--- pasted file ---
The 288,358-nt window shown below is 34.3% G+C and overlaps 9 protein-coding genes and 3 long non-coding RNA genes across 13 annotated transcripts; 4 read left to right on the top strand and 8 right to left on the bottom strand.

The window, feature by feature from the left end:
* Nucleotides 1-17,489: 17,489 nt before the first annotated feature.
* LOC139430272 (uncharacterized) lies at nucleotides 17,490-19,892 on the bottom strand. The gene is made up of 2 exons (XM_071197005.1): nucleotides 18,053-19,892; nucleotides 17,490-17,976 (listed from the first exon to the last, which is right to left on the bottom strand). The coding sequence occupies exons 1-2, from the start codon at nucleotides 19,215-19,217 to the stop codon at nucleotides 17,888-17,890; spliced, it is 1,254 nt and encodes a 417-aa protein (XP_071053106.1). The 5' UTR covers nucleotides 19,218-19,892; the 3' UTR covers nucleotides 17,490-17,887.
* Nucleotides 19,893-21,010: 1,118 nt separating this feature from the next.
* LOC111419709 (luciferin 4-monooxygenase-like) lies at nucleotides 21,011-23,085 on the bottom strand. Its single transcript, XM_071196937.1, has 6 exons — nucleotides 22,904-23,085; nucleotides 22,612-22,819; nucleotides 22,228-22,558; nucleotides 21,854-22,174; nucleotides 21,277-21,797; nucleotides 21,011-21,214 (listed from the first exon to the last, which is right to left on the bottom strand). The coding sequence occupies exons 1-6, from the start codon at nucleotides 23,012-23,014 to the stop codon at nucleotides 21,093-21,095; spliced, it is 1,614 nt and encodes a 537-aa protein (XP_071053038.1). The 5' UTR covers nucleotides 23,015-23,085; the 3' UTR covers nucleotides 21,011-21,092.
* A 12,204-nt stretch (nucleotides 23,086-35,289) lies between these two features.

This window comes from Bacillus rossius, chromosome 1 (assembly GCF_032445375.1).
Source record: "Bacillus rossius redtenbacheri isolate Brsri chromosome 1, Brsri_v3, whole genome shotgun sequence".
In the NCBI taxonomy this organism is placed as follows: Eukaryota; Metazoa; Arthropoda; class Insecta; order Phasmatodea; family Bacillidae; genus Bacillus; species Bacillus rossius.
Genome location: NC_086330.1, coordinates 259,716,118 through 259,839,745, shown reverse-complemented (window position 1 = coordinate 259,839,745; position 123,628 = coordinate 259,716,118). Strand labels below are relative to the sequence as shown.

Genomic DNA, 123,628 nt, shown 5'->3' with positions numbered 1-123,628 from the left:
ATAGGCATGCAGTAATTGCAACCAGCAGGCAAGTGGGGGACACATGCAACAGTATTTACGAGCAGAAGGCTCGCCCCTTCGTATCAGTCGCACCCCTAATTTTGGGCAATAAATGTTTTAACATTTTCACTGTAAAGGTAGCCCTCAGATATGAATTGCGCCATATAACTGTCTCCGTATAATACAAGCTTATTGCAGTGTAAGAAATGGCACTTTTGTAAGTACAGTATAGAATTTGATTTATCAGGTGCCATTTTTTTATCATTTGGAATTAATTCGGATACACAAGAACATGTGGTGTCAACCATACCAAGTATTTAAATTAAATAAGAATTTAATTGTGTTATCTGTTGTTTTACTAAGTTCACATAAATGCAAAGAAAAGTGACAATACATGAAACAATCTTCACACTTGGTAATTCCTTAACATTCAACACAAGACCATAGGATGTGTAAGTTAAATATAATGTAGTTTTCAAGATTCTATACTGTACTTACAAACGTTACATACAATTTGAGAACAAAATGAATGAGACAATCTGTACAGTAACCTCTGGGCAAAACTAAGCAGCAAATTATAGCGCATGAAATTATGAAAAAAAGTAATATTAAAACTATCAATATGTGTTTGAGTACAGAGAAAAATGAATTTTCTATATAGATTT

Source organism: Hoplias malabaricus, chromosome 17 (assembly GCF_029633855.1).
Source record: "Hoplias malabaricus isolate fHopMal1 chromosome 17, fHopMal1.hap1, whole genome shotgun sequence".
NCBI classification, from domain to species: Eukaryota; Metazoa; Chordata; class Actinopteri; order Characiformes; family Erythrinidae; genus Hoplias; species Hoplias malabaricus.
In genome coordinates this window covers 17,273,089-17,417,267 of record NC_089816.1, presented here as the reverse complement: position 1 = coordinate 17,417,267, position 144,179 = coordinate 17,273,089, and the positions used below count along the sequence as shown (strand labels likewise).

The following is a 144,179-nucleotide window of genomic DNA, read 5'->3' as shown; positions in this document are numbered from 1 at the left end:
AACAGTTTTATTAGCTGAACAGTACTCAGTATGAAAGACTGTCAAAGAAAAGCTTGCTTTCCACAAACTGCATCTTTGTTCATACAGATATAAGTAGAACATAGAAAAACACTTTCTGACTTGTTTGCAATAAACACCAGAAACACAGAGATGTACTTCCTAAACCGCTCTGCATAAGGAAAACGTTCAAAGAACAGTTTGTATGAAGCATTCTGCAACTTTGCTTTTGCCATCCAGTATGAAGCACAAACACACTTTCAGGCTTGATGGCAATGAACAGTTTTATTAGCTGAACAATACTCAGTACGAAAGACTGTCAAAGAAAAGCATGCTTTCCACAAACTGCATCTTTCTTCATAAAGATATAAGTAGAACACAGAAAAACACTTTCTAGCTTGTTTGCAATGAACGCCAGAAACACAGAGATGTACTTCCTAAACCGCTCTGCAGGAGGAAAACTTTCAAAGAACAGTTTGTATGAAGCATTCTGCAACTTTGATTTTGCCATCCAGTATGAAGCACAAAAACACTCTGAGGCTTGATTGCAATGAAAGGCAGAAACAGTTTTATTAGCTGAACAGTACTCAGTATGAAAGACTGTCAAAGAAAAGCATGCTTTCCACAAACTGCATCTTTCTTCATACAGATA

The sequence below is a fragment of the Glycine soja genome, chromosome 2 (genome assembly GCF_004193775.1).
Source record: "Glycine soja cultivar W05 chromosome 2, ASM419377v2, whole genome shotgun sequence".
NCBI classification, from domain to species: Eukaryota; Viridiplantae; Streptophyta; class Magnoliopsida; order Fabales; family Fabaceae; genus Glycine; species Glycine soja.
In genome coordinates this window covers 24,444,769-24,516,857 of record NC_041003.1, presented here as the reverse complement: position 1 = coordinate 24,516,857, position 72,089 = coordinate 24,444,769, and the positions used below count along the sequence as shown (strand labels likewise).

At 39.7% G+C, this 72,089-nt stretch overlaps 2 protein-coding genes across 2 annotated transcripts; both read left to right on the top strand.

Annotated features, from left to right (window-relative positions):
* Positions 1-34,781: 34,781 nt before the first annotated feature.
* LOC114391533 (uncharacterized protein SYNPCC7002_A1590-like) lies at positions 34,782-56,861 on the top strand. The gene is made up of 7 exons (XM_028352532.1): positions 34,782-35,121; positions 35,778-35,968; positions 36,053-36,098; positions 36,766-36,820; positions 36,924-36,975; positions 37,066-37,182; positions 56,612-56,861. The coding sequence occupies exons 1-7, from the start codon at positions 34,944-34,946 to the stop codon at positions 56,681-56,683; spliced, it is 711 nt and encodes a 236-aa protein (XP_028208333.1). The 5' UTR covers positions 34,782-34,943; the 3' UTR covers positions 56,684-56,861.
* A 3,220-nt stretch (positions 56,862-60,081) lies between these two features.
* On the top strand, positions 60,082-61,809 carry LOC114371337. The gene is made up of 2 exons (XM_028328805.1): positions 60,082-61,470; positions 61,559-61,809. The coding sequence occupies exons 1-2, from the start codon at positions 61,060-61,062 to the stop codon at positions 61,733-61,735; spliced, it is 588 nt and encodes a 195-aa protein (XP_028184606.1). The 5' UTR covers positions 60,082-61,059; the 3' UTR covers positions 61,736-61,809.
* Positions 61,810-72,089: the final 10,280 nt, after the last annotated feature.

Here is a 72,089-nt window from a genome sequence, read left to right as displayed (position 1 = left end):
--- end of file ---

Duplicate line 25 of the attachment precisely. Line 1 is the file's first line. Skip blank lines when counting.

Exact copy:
Annotated features, from left to right (window-relative positions):